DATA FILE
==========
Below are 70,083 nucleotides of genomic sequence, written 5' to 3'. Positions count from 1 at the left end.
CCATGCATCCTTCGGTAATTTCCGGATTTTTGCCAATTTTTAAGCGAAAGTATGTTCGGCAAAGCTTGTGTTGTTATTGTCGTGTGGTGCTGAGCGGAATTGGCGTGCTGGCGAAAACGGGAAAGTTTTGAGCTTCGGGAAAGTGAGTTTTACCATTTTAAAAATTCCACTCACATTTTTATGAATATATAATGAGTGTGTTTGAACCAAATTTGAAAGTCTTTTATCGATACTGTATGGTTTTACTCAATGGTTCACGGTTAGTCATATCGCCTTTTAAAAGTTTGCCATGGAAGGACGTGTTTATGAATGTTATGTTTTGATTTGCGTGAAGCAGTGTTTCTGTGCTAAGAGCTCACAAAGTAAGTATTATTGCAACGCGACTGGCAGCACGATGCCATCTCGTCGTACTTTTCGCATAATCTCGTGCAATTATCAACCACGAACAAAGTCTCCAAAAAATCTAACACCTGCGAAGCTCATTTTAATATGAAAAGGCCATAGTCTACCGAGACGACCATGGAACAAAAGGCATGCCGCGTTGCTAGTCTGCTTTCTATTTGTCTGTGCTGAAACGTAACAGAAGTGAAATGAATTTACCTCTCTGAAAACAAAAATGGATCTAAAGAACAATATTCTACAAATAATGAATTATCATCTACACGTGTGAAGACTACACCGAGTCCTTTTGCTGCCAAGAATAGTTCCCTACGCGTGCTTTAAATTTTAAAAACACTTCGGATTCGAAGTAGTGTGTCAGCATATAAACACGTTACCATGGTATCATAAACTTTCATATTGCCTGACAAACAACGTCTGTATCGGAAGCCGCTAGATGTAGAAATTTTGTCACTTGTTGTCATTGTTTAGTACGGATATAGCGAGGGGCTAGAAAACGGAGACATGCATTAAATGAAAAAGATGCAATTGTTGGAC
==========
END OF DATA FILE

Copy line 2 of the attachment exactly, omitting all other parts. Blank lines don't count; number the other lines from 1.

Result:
CCATGCATCCTTCGGTAATTTCCGGATTTTTGCCAATTTTTAAGCGAAAGTATGTTCGGCAAAGCTTGTGTTGTTATTGTCGTGTGGTGCTGAGCGGAATTGGCGTGCTGGCGAAAACGGGAAAGTTTTGAGCTTCGGGAAAGTGAGTTTTACCATTTTAAAAATTCCACTCACATTTTTATGAATATATAATGAGTGTGTTTGAACCAAATTTGAAAGTCTTTTATCGATACTGTATGGTTTTACTCAATGGTTCACGGTTAGTCATATCGCCTTTTAAAAGTTTGCCATGGAAGGACGTGTTTATGAATGTTATGTTTTGATTTGCGTGAAGCAGTGTTTCTGTGCTAAGAGCTCACAAAGTAAGTATTATTGCAACGCGACTGGCAGCACGATGCCATCTCGTCGTACTTTTCGCATAATCTCGTGCAATTATCAACCACGAACAAAGTCTCCAAAAAATCTAACACCTGCGAAGCTCATTTTAATATGAAAAGGCCATAGTCTACCGAGACGACCATGGAACAAAAGGCATGCCGCGTTGCTAGTCTGCTTTCTATTTGTCTGTGCTGAAACGTAACAGAAGTGAAATGAATTTACCTCTCTGAAAACAAAAATGGATCTAAAGAACAATATTCTACAAATAATGAATTATCATCTACACGTGTGAAGACTACACCGAGTCCTTTTGCTGCCAAGAATAGTTCCCTACGCGTGCTTTAAATTTTAAAAACACTTCGGATTCGAAGTAGTGTGTCAGCATATAAACACGTTACCATGGTATCATAAACTTTCATATTGCCTGACAAACAACGTCTGTATCGGAAGCCGCTAGATGTAGAAATTTTGTCACTTGTTGTCATTGTTTAGTACGGATATAGCGAGGGGCTAGAAAACGGAGACATGCATTAAATGAAAAAGATGCAATTGTTGGAC